Ethics and Drafting Effective Conflict of Interest Waivers

Monday May 1, 2017

One of the bedrock principles of law practice is that clients are entitled to the absolute loyalty of their lawyers. Clients should not be concerned that their interests are compromised by a lawyer’s duty to other current or former clients, third parties, or by the lawyer’s own personal interests. The competing principle is that clients should be able to choose whoever they would like to represent them. When these two principles collide in the form of current or prospective conflicts, the only ethical resolution is a client’s informed consent to a written waiver of the conflict. But it easier said than accomplished. Effective waivers must be carefully drafted to ensure the client is informed of the conflict and its consequences to their interests. The challenge grows when the waiver purports to be in advance of any current conflict. How do you “inform” a client of a conflict that does not yet exist and may never exist? This program will provide you with a real-world guide to the rules governing conflict waivers, the types of waivers, and how to draft them to avoid future dispute and discipline.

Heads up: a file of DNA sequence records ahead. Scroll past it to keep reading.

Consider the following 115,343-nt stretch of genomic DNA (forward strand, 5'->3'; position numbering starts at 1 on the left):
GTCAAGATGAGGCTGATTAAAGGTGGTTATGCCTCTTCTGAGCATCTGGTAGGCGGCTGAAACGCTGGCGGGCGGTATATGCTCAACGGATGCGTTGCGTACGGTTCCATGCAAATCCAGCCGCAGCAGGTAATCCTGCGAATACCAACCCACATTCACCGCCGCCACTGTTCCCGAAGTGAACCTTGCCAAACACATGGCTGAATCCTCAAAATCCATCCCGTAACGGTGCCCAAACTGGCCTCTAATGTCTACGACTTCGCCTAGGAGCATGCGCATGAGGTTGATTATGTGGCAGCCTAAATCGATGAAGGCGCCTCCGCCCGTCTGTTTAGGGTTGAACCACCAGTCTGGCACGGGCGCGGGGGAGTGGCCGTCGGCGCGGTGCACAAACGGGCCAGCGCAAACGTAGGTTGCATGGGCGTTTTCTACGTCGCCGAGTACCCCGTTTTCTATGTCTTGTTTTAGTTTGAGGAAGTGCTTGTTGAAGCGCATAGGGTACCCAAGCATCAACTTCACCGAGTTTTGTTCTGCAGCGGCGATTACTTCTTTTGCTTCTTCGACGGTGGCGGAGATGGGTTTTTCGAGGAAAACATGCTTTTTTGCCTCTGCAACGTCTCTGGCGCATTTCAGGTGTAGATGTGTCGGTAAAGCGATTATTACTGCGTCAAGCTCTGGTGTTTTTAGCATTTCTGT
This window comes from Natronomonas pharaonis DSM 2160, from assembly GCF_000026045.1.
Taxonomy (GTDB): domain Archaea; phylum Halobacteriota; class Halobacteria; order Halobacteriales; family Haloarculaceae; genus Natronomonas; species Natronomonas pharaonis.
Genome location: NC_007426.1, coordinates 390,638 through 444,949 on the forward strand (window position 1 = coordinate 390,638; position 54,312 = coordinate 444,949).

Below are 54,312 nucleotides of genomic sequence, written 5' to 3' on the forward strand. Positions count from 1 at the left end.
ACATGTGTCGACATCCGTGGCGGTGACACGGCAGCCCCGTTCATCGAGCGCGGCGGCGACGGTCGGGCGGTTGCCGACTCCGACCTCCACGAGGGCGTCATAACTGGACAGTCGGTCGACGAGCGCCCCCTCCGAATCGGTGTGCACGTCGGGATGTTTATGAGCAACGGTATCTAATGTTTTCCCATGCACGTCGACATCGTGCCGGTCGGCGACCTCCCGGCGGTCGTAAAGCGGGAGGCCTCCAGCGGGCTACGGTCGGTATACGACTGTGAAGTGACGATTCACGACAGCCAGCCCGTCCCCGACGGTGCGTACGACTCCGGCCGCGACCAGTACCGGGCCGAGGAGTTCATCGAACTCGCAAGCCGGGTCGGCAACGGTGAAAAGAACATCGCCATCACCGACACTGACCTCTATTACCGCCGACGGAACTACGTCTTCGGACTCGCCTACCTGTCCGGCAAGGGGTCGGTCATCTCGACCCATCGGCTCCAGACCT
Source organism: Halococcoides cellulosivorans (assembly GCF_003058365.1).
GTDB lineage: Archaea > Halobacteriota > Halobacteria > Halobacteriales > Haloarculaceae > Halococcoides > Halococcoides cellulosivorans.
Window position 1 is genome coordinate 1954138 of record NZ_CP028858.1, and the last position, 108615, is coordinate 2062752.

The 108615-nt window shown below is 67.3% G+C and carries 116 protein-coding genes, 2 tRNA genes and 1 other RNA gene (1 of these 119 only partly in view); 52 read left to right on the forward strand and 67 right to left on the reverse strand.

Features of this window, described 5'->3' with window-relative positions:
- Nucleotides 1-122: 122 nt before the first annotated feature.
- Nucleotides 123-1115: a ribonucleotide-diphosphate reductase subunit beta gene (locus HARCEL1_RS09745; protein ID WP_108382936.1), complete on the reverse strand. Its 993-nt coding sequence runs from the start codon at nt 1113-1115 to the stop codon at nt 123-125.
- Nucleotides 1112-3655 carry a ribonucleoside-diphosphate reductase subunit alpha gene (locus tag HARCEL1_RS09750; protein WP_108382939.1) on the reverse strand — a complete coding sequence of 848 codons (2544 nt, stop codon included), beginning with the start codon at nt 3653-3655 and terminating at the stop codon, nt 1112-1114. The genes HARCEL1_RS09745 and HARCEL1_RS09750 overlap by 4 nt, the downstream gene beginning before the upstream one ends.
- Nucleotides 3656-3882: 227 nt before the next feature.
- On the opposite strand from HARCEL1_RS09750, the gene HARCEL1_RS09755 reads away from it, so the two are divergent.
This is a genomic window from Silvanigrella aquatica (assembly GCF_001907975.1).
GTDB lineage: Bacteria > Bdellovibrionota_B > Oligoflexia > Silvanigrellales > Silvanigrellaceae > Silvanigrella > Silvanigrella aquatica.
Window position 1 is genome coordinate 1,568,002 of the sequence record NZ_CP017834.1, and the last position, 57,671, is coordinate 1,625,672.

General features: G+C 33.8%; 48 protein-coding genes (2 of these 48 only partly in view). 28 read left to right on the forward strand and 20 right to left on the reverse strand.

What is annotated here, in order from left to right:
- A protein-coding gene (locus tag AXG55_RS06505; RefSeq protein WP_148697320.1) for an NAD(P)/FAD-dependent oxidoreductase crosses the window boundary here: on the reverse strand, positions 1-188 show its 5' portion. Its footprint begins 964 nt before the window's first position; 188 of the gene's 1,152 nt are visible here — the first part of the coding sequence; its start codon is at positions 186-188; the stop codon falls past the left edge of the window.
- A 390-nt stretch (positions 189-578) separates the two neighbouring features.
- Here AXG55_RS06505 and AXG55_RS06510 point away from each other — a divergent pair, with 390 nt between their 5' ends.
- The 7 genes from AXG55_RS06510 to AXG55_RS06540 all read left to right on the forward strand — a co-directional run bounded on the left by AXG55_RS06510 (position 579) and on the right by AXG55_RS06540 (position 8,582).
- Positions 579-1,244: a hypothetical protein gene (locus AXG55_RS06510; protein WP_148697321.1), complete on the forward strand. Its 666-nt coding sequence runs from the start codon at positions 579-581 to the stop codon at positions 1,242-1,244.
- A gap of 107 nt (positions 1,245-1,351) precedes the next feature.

Handout Materials Will be Emailed to You Prior to the Seminar

Starts 12:00 p.m.
1.0, including 1 hour of ethics MCLE Credit Hours

• Drafting effective waivers of conflicts of interest in litigation and transactions
• How advance waivers differ substantially from waivers of current conflicts
• Essential elements of effective waivers and ensuring there is “informed” consent
• Types of advance waivers – stating subject area, adverse parties, neither or both
• Sources of rules and practical guidance on drafting waivers
• Common mistakes made in drafting waivers
• Consequences of ineffective waivers – discipline, disqualification, litigation, loss of fees


William Freivogel, Freivogel Ethics Consulting – Chicago